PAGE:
At present, funding is skewed towards health services providing treatment, such as hospitals. There is good evidence that investment in prevention is cost-effective, but the benefits of that investment may not be realised until several years later and, in the meantime, hospitals need the funding now in order to meet people’s immediate needs. Breaking out of this cycle is fundamental to making progress. One of the challenges for national leaders is to lead a debate about how best to re-balance spending across the four pillars of population health.
What needs to happen at a regional level to improve population health?
Devolution areas and regional plans made by sustainability and transformation partnerships (STPs) or integrated care systems (ICSs) – which often include several local authorities and clinical commissioning groups – have great potential to improve population health.
Greater Manchester, for example, has a population health plan which is fully integrated into broader plans for economic development and growth and for public service reform. It is rooted in a set of principles and values which reflect the overall approach to devolution, and it sets out ambitious plans and programmes.
STPs and ICSs are using 2019/20 as a ‘foundation year’ to build up system-wide implementation plans for first five years of the NHS long-term plan, presenting a key opportunity to strengthen their focus on population health:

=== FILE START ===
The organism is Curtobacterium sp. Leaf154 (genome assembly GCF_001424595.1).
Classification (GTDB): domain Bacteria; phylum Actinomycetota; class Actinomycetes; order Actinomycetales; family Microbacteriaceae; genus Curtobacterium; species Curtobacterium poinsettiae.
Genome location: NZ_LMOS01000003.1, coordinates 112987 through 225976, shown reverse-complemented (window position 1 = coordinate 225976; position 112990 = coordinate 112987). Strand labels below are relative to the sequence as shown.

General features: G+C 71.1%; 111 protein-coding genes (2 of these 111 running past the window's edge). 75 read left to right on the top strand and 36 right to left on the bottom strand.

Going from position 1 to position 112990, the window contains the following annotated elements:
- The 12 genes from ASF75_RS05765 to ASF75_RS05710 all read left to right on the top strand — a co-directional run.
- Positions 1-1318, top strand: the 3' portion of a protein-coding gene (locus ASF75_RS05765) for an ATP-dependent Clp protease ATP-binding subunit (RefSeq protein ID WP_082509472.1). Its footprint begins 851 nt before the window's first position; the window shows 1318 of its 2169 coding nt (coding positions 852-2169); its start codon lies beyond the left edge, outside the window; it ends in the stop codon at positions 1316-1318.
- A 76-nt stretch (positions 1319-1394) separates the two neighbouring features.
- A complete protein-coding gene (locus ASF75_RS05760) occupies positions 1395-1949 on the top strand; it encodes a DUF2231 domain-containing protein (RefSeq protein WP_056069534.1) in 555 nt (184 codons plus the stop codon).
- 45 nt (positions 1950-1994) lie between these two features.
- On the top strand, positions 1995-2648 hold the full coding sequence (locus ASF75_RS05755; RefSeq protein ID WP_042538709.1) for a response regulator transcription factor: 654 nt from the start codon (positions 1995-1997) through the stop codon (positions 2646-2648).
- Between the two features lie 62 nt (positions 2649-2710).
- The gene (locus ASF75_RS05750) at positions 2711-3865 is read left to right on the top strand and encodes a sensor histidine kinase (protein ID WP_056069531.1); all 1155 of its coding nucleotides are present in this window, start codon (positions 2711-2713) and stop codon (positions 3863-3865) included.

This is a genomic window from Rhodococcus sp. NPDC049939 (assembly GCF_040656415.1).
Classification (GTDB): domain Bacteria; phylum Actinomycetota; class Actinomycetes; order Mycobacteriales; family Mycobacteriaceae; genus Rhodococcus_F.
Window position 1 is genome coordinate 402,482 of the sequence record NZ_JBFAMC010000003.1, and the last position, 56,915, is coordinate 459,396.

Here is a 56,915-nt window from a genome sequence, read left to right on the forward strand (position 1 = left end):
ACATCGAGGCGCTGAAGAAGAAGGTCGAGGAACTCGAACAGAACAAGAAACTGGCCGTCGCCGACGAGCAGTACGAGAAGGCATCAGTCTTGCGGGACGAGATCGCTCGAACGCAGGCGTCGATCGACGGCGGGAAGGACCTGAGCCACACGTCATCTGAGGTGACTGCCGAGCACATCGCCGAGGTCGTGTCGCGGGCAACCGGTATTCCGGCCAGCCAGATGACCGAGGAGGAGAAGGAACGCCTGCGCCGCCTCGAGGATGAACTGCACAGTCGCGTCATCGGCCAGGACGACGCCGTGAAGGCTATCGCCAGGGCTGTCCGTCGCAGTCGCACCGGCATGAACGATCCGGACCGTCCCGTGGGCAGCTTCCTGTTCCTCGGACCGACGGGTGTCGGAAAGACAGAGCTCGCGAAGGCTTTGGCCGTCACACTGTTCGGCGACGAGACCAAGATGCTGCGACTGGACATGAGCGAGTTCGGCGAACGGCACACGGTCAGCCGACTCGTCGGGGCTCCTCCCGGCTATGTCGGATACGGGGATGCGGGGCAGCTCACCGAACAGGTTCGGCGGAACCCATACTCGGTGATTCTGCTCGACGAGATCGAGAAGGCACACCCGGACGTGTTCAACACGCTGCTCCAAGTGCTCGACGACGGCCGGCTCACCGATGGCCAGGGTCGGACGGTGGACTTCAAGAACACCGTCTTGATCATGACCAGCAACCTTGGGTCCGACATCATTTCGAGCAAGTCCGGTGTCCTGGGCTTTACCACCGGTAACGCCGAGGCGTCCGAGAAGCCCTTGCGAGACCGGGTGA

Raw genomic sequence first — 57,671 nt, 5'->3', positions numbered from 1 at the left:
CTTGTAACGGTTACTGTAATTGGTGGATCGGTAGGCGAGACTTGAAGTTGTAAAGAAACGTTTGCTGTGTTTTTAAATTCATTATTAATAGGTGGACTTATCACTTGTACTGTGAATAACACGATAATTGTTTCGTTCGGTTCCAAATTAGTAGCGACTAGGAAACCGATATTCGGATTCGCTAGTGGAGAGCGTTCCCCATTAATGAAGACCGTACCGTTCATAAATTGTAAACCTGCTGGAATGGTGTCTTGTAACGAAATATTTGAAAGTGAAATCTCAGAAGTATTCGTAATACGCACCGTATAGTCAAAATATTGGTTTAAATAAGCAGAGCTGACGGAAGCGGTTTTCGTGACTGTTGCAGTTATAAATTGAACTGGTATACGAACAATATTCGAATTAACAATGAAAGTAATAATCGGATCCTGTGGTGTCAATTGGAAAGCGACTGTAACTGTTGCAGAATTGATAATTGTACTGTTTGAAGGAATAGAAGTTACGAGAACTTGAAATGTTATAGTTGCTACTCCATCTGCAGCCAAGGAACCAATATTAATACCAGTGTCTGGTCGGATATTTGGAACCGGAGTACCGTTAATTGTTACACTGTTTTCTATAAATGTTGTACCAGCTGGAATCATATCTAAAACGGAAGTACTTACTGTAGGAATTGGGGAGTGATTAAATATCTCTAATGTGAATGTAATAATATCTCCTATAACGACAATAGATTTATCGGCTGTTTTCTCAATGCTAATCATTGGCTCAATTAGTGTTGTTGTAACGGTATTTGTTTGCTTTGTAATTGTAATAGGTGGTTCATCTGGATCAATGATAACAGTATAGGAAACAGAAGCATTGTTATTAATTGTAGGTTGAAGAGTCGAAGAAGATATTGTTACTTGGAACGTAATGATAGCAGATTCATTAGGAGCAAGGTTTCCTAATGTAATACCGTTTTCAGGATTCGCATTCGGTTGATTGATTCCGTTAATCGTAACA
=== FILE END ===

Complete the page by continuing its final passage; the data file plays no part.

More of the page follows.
It is implicit within this that although ICSs are being established through the NHS long-term plan, if they are to have impact on population health, they must not behave as just NHS bodies. At the regional level, a priority is to build on the cross-sector partnership approach that many STPs have started to establish.
What does a population health approach look like at a local level?
There is no single blueprint for a local population health approach: each place will need to work out what approach and – importantly – what arrangements for leadership and accountability will work best for their context. The four pillars of population health provide a framework that can be used for reviewing achievements and gaps, to inform the development of local plans and approaches.
The examples below show the different approaches taken by different local areas.
- Bristol is developing its approach to population health by building on an existing commitment to be a ‘Marmot city’, adopting the approaches advocated by Professor Sir Michael Marmot for improving health and reducing health inequality. The Marmot city infrastructure is the basis for creating partnerships between city planning and development, public health, the local NHS, the local university, the police and others.
- Devon is using its STP as the framework for improving population health. For example, NHS commissioners and local authorities have jointly established wellbeing hubs.
- The County Durham Partnership positions the health and wellbeing board as the vehicle for improving population health by bringing together economic development, services for children and families, health improvement, community safety and the environment. There is notable engagement of councillors and NHS chief executives.
- Cherwell District Council is leading the Bicester Healthy New Town Initiative – a new development of 13,000 homes within the Bicester area – to bring together 20 partner organisations to ensure that the development actively promotes and improves residents’ health.